I actually agree. I tend not to skimp on servicing, and my 300Tdi Defender is now 12 years old and has given me no major bother apart from bits that I would expect to wear out with significant off road and rough road use. The wear and tear factor is high (just passed 34,000 miles and on the second clutch and having worn out two full sets of tyres in that time).

The curse of Land Rover is anything with electronics, and they still haven't really figured out this electricity stuff.

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On 1/2/2019 at 7:53 PM, simonr said:

I have a theory about the apparent unreliability - and it's backed up by my own experience!

When someone buys a 4x4, they feel like they are driving a tank and that it doesn't need the same level or care of servicing as a regular car. 

I read that a day off-road is the equivalent in terms of wear to between 1 & 2 months on the road too.

They tend not to have it serviced by an expensive main dealer, or do it themselves.  Either of the alternative options is then far more likely to use cheaper patterned parts.  They will probably last long enough for you (or the next owner) to forget where they came from when they fail.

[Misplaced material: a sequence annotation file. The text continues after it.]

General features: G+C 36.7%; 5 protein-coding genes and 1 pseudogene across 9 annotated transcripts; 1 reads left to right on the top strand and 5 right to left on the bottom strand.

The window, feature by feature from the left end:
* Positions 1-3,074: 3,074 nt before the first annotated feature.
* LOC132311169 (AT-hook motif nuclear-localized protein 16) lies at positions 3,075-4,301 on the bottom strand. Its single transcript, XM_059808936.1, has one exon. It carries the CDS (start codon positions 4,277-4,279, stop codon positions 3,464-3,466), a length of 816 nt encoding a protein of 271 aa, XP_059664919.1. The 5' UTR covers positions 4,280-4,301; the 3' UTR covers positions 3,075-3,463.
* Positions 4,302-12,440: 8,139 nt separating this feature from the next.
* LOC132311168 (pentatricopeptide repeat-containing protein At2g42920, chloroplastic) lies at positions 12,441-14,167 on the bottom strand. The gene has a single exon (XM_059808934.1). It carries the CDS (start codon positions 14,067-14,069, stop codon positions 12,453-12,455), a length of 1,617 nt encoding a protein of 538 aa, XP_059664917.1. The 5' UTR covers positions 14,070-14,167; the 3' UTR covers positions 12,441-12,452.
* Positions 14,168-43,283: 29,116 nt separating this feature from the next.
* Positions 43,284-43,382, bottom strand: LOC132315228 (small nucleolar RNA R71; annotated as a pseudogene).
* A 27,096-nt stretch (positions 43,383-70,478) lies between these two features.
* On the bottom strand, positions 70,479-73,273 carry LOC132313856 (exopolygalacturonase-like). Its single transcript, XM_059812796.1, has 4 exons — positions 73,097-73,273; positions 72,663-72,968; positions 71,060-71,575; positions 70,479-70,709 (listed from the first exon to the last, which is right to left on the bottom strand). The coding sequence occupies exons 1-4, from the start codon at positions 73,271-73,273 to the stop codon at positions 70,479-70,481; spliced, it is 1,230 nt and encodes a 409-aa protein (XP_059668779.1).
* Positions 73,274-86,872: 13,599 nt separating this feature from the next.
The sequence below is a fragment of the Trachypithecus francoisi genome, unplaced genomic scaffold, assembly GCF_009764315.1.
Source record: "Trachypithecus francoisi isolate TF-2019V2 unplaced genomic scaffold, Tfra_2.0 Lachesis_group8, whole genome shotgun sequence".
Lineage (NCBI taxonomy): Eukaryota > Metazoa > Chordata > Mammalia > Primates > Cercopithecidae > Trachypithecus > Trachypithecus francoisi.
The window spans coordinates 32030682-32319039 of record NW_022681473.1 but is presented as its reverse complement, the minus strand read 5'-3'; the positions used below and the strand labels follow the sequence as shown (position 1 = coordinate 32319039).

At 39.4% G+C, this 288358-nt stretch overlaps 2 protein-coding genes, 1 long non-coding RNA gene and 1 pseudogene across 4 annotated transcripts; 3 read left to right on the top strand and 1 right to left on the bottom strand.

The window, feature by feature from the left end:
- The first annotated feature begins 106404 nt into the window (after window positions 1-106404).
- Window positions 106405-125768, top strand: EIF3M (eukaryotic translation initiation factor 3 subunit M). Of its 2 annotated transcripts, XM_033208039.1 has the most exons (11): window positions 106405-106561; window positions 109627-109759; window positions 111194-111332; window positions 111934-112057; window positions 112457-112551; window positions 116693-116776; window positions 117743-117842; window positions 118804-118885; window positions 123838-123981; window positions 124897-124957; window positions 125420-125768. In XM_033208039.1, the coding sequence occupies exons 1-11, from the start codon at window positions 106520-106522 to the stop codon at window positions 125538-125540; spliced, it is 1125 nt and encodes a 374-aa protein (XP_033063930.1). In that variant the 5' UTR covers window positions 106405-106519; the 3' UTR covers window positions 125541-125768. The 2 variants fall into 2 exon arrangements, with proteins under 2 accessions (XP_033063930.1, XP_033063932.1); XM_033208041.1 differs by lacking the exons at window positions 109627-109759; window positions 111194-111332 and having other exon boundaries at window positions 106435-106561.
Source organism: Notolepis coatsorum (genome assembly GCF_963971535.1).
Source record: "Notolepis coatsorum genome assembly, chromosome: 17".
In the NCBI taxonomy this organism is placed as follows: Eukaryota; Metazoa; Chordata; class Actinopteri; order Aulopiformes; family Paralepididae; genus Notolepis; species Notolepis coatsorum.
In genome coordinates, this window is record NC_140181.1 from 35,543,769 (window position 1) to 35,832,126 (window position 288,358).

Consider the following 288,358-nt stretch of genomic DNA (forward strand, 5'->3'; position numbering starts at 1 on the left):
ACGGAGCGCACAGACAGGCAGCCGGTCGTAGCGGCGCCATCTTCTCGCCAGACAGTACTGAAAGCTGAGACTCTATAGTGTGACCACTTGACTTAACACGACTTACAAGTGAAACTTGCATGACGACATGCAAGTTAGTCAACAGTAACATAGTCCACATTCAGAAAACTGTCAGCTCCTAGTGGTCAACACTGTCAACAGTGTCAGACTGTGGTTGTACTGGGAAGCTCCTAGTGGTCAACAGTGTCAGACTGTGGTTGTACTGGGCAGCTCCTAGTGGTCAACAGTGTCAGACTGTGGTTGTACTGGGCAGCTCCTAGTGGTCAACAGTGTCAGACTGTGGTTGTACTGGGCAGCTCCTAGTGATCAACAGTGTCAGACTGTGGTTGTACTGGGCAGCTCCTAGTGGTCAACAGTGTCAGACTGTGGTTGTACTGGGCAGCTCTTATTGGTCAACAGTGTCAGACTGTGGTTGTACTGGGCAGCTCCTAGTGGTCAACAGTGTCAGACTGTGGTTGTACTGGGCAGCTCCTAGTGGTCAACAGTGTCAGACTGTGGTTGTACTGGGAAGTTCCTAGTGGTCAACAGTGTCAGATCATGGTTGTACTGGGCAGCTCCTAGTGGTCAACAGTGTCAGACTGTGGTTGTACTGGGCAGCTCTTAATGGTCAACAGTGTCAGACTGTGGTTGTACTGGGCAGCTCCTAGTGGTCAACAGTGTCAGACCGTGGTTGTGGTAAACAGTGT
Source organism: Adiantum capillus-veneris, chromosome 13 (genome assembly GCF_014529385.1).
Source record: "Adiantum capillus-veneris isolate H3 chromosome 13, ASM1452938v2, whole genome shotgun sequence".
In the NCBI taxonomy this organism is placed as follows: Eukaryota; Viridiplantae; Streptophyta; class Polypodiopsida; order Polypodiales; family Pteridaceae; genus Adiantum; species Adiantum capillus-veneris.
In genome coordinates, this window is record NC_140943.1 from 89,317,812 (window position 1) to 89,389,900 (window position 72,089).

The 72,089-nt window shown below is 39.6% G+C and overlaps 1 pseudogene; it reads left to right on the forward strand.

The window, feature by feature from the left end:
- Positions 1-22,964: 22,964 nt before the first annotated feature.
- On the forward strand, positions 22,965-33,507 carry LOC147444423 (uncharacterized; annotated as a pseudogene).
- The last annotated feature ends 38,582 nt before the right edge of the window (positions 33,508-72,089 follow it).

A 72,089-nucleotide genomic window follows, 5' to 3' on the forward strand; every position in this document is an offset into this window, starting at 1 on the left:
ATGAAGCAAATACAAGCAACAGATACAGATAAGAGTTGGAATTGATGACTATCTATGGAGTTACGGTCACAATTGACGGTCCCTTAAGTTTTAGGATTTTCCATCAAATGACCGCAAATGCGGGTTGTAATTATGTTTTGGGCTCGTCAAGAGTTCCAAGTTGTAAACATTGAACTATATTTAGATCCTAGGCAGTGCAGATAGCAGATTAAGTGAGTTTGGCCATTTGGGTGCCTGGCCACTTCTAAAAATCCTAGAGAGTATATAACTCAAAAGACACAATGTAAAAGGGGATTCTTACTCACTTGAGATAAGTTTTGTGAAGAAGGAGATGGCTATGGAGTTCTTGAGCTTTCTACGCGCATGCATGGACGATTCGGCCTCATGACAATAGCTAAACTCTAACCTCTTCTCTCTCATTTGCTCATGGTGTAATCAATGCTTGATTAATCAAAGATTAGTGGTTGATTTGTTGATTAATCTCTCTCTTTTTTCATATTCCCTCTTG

The combination of these factors, later in the vehicles life, give the impression of the Land Rover being unreliable rather than it being unreliable due to what's been done to it as everyone thinks they are the perfect Mechanic!

Why does this not apply to other 4x4's?  Because there are practically no patterned parts available.  Newer ones tend to be much more difficult to service without the 'special tools', computers etc - so on average, they receive better quality parts & servicing than LR's.

 

Those of you who've known me a l-o-n-g time will remember my vehicles perhaps not having the best reliability record?  (and some of the funny stories to go with that!).  Then, I had a revelation (as above) and only fitted genuine parts.  I also (unlikely as it may seem) followed the service manual to the letter (not the Haynes book of lies or my normal guesswork).  Since then, I've had no serious problems.  Outside regular servicing, in the last two defenders spanning 15 years, the only failures I've had are a head gasket on a 200Tdi and a wheel bearing on a Td5 110.

My 2005 RRS has had a few minor problems (drivers heated seat not working and a CD stuck in the auto-changer) but, again nothing serious or expensive.